The manatees are starving to death say the experts, their food killed off by continual algal blooms. If this is true we must blame the Florida Department of Environmental Protection for not having the political will to stop the algae. It can be stopped and they know how.
Scientists know that the blooms are caused by excess nitrates in the water, and these come principally from agriculture and urban fertilizer and also septic tanks. Over-pumping our aquifer also reduces spring and river flow, which helps the algae to grow.
Curtailing Big AG is a formidable task that the State of Florida is not ready to do. Even controlling septics has been a slow and difficult task opposed by the strong building industry.
Meanwhile, Florida continues to suffer decline in the tourism and fishing industries but the manatees are paying the ultimate price.
Read the complete article here at Yahoo!News.
Comments by OSFR historian Jim Tatum.
– A river is like a life: once taken,
it cannot be brought back © Jim Tatum
Florida manatees are dying in droves this year. Experts blame poor water quality, starvation
FORT MYERS, Fla. – It’s already been a deadly year for Florida manatees.
More sea cows deaths have been documented through the first two months of the year than were recorded during those same two months in 2019 and 2020 combined, according to Florida Fish and Wildlife Conservation Commission records.
Through Feb. 12, the state recorded 317 manatee deaths, though former FWC commissioner Ron Bergeron said he thought the number was closer to 350 sea cows.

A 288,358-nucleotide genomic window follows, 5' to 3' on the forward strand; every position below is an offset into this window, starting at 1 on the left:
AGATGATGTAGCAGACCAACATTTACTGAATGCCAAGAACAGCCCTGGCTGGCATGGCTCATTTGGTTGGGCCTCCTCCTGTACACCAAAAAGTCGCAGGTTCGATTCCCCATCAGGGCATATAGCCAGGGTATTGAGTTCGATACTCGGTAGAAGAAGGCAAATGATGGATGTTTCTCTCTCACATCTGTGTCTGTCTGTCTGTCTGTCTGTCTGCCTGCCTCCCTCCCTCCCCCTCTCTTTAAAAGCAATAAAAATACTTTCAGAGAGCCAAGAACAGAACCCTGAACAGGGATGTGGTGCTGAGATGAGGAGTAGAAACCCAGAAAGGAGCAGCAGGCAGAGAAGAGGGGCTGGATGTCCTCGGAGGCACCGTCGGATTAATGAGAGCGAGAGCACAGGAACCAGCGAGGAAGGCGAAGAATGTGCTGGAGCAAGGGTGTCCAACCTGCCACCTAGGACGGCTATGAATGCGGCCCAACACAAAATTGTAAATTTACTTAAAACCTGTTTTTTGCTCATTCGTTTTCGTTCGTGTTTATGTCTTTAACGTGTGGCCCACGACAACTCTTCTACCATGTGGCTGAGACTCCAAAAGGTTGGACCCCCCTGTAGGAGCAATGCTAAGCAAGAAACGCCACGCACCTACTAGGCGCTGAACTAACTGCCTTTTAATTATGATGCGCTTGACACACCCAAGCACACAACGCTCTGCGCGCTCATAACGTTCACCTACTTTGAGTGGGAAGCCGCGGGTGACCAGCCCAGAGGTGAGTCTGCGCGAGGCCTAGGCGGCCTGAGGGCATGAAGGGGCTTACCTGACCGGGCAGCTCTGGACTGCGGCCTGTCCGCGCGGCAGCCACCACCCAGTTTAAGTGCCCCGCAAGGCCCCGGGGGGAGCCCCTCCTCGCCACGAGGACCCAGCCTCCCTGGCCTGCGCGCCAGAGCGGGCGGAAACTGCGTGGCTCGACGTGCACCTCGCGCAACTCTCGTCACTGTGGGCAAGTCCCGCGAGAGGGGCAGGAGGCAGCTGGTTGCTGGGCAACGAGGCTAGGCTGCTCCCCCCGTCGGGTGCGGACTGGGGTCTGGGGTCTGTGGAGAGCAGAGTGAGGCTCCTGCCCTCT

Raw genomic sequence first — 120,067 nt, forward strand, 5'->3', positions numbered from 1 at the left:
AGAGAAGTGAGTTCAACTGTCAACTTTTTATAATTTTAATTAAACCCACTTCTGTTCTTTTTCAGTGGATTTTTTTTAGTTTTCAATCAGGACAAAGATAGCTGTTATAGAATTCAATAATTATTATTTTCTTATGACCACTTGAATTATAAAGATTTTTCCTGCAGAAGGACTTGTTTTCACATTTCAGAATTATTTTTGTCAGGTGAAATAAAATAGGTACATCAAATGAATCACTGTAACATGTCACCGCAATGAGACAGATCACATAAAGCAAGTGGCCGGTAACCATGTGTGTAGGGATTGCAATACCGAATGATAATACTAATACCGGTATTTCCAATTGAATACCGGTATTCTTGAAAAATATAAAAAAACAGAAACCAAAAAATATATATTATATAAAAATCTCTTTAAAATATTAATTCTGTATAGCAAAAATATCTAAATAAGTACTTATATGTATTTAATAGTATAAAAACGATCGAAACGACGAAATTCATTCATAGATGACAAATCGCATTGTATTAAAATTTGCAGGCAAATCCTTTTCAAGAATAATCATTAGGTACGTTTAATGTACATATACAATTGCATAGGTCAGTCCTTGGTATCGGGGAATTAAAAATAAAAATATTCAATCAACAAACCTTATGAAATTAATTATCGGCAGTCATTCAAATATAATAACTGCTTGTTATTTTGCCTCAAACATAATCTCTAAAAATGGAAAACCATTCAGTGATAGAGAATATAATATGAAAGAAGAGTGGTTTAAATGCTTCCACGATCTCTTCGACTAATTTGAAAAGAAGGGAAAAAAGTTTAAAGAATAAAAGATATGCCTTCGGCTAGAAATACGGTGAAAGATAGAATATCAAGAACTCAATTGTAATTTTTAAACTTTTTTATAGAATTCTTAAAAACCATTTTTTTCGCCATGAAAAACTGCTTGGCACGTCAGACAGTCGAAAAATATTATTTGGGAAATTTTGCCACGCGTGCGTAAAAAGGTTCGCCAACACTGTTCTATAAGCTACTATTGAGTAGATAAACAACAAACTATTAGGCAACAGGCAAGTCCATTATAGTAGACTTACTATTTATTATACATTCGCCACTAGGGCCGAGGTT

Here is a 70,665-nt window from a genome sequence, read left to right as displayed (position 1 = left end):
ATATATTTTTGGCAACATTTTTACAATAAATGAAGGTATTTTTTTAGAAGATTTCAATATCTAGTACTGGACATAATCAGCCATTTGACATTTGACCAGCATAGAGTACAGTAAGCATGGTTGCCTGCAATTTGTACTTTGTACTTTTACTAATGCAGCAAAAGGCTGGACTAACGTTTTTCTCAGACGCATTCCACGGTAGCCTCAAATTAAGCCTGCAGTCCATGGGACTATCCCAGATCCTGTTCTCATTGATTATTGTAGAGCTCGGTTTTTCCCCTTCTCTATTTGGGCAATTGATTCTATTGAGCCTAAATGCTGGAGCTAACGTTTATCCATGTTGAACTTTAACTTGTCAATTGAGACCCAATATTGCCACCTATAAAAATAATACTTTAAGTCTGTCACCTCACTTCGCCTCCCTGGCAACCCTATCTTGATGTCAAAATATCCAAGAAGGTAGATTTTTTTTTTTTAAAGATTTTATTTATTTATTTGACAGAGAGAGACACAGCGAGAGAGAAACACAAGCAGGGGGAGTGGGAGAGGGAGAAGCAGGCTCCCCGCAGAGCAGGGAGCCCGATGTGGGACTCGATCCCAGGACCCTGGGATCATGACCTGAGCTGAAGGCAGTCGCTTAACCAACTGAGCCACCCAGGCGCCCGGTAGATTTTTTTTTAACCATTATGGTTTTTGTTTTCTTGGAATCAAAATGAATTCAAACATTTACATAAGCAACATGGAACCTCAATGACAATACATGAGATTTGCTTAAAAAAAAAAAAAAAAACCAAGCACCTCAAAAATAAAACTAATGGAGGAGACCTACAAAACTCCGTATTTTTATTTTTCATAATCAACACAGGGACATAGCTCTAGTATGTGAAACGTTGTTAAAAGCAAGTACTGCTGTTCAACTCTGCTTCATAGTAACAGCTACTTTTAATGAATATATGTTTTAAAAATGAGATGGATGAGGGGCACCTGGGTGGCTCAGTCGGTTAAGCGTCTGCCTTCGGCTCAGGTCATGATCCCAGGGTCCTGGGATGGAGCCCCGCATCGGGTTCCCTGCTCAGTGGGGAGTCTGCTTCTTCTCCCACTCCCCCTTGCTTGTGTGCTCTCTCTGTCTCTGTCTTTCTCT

“It’s something we’ve never really seen before,” said Pat Rose, director of the Save the Manatee Club. “It looks like we have a substantial number of manatees that are starving….”
‘We’ve had an entire ecological loss’
Boat kills and cold stress deaths are tallied, as usual, according to FWC records. The Indian River Lagoon on the Atlantic side of the state accounts for the majority of losses.
The theory is that sea grass losses there the past few decades have left manatees with too little food to survive.
“It’s disgusting,” said Indian Riverkeeper Mike Conner. “I thought about it and talked to the guides, and they fully believe it’s a case of starvation.”
The state is increasingly dealing with water quality issues, from blue-green algae to red tide and brown algae, Conner said.
“The raw truth of the matter is due to negligence of our stormwater, we’ve had continual algal blooms over the past 10 years, which blocks out sea grass and kills it,” said Indian River Lagoon guide Billy Rotne. “So the manatees are starving to death.”
FWC had no comment as of Wednesday afternoon.
“It’s uncomfortable for agencies to talk about,” Rotne said. “There’s no food up here. We’ve had an entire ecological loss. Look on Google Earth. It’s gone. All the meaningful acreage of sea grass they depend upon is gone.”
FWC commissioners were expected to meet Thursday and Friday, when the catch-and-release restrictions on snook, trout and redfish and the addition of the black rail to the state’s endangered and threatened species list will be considered.
The catch-and-release regulations started in the wake of a devastating red tide bloom, which ravaged the Southwest Florida coast – particularly Lee County – during a 16-month period from the fall of 2017 until the spring of 2019.
Follow reporter Chad Gillis on Twitter: @ChadEugene